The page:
THE OLD HOMESTEAD – It’s not my grandparents’ shack, but it is a close facsimile. If Mitt Romney would live in a place like this for a week, I’d vote for him.
Much has been said about how multi-millionaire candidates relate to the middle class. Most of them advize Americans who are part of the shrinking middle class to simply get new jobs. They’re understandably silent on just how to pull that off in the recession they’ve created. In their opinion, any grousing from Americans caught in the vice of diminishing means is just class warfare against the wealthy, Cayman Island, tax-dodging, outsourcing, politically powerful. BANG! You’re very poor.
No Rusty Iron Spoons for Mitt
Candidates, as often as not, speak as though the very poor don’t even exist. Much like their notion that gay soldiers didn’t exist unless you asked if they were gay. And when they infrequently talk of the working poor, it’s usually along the lines of Mitt Romney’s statement that he doesn’t worry about them because they have an adequate safety net. Fine words from a man not born with a rusty iron spoon in his mouth.
I’m very lucky. I started as a marginal middle class blue collar worker and made my way up with a lot of luck and the ability to know to jump ship when I heard the deckchairs scraping. These days, I defy the odds as an upper middle class man with a nice house, good job, health benefits, and enough money to fund a retirement and buy most anything I truly want or need (not yachts and airplanes and multiple summer “cottages” in Vail you understand) without stretching too much.
My parents were more middle-middle class. They were acutely aware that money didn’t grow on trees. My father was one of those grossly overpaid civil servants you hear so much about these days. Even though he was lucky to have his job, his “overly generous benefits” didn’t cover my mother’s and grandmother’s schizophrenia or my sister’s bipolar illnesses. In fact, it didn’t pay for most extras and most of the disposable income was already disposed of when the check arrived.
But, just because I led a modestly middle class life doesn’t mean I’m inexperienced in the lives of the very poor.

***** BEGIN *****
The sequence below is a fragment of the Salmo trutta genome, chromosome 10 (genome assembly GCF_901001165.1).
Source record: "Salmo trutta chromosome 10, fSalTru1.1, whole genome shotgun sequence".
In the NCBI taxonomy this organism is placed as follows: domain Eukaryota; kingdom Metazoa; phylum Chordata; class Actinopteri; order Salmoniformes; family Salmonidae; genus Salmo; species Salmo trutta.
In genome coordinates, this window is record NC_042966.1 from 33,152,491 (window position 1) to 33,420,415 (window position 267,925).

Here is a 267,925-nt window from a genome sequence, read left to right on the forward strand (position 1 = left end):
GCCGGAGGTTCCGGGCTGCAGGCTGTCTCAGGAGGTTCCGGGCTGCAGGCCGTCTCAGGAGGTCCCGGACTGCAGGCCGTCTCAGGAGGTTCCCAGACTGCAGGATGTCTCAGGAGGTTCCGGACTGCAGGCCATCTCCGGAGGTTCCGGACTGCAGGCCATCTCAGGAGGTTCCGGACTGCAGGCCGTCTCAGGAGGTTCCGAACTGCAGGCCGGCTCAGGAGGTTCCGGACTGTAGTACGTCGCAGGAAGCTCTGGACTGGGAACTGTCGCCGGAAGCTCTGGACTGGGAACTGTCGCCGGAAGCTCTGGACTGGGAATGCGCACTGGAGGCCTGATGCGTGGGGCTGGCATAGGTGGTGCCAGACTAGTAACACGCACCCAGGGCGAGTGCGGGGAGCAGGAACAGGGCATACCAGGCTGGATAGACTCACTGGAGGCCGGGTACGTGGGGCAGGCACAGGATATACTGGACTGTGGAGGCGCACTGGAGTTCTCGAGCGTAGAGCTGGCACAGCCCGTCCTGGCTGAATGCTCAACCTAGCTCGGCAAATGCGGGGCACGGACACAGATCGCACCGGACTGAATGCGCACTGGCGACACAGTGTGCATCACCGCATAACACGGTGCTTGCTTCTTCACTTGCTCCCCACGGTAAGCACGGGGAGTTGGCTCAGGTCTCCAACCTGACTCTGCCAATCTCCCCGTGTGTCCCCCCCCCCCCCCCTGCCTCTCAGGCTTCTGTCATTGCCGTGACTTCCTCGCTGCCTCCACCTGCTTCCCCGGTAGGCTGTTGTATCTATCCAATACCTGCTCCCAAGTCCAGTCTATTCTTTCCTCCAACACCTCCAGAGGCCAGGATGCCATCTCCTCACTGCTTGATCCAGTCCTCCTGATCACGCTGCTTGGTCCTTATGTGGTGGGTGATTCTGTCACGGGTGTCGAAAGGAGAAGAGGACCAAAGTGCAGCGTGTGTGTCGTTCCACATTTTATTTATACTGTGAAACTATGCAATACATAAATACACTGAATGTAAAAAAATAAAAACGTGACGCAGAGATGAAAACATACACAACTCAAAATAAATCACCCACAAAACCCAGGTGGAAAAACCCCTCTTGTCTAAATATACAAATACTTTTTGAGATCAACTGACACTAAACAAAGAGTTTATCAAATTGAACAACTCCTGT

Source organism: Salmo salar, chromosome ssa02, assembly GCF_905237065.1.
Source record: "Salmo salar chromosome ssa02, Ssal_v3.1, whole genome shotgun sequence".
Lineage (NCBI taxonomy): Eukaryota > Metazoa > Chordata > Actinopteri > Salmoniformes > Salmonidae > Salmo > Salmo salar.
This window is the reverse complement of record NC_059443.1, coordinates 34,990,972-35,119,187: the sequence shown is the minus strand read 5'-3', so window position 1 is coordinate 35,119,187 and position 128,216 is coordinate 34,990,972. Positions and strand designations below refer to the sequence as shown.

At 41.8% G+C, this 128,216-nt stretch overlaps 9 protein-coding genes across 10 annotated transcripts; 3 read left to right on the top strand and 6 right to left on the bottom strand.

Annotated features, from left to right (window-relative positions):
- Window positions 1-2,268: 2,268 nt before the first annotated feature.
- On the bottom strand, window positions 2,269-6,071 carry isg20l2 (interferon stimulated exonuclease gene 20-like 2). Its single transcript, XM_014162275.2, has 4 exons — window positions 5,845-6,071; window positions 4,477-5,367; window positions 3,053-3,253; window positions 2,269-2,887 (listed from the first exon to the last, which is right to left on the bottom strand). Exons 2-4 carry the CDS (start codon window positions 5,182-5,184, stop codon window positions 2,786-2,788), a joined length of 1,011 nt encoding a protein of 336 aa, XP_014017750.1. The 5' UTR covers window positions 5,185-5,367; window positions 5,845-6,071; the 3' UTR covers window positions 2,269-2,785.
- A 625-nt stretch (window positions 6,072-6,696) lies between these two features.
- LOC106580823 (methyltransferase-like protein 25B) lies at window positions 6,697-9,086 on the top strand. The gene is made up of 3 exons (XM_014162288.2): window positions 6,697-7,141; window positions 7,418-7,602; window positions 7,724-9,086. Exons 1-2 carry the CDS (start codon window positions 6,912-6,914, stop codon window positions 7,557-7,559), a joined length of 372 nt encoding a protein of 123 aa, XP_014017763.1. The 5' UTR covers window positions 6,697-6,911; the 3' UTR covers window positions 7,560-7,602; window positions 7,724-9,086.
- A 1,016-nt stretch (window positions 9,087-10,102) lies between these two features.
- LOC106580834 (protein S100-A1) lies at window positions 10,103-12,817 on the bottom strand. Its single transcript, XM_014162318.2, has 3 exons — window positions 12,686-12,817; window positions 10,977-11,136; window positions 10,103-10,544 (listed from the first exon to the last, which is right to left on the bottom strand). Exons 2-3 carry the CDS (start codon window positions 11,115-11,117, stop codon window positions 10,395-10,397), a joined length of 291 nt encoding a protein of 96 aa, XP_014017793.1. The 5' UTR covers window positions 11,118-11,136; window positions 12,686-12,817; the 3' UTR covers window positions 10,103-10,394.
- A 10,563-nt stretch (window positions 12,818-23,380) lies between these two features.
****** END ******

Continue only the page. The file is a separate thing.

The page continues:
Meet My Grandparents
Meet my grandparents. They lived a life straight out of the mid-1800s. My zero grade school grandfather had no steady job because in the backwoods of the Appalachians, there weren’t any, steady or otherwise. And my grandmother, similarly uneducated and dogged nearly all her life with multiple incarcerations in a state mental hospital that was every bit as scary as those in the mid1800s.
I know. I visited her there many times and heard the screams of the “patients” and the stink of their urine while she slowly rocked in a chair almost comatose from medication.
They lived in a leaking tar-paper shack one step removed from a cardboard box. Heat and cooking fuel came from wood cut a ½ a mile up a steep embankment. During a particularly bad winter they burned one of the rooms of the house because they couldn’t reach the wood pile in hip deep snow.
Drinking water came several times a day from a hole in the ground by bucket and drunk with a community ladle. They bathed and washed clothes in a small creek, polluted from mine waste, behind their tar-paper manse. The outhouse was nearby where, yes, they used actual Sears catalog pages. It was a 2-holer though. They lived over a hole of luxury.
They owned a small “farm” with soil so poor they grew only potatoes and cabbage – everything else died. Meat came from the occasional chicken that stopped laying and daily hunts for squirrel, raccoon, and possum. Once, my uncle even downed a bobcat. After my mother dropped out of school in the 8th grade to help support the family she vowed never to eat another ‘coon. And, she never did.
They Day Electricity Came on the Back of a Mule
I’m 57 and remember when electricity arrived in the holler. It came from the road a mile away and strung from the back of a mule slipping and sliding down the almost impassable slope. It dangerously provided one light fixture with no switch in a house without wiring. You unscrewed the bulb to turn it off.
The closest telephone was a mile away at Speed’s General Store. Because of the snow, winter calls were impossible.
There’s more, but you get the essence.
From them, I learned much about the lives of the very poor. It’s easy for people like Gov. Romney to call safety nets with holes so big millions of people fall through them “adequate”. It’s easy for the fast-disappearing middle class to ignore these people…until they’re outsourced and suddenly find the safety net not nearly so safe as they thought.
I’d like to think I would be more compassionate than them, but without that experience I possibly would have been as blind to the “have nots” as Romney and the Tea Partiers (BTW, I don’t think my grandparents ever drank a cup of tea. They couldn’t afford it).
Just Another Muttonhead With Slicked Back Hair
I may not have had the privilege of seeing the back-breaking labor that stood between my grandparents and, in some cases, death. It would have been possible that I could never have fathomed a life that poor. That deprived. I’d like to think I wouldn’t turn into just another muttonhead with slicked back hair, a limo, and a gold spoon hanging from his mouth. But there for the grace…
I’m willing to vote for anyone in any party if, for once, they’d go live like my grandparents, or in the projects, or under a highway overpass for a week. I’d like to give them a sense of what an “adequate safety net” means. Just once. Just once.
Gov. Romney, my vote is yours for the taking. I’ll vote for you if you have the courage to live like so many other people in this country for only a week – hell, even a day. After that, I’ll campaign for you if you can just define exactly how it is that our safety nets are adequate. I’m waiting to give my vote to you right now.
Cross posted at The Omnipotent Poobah Speaks!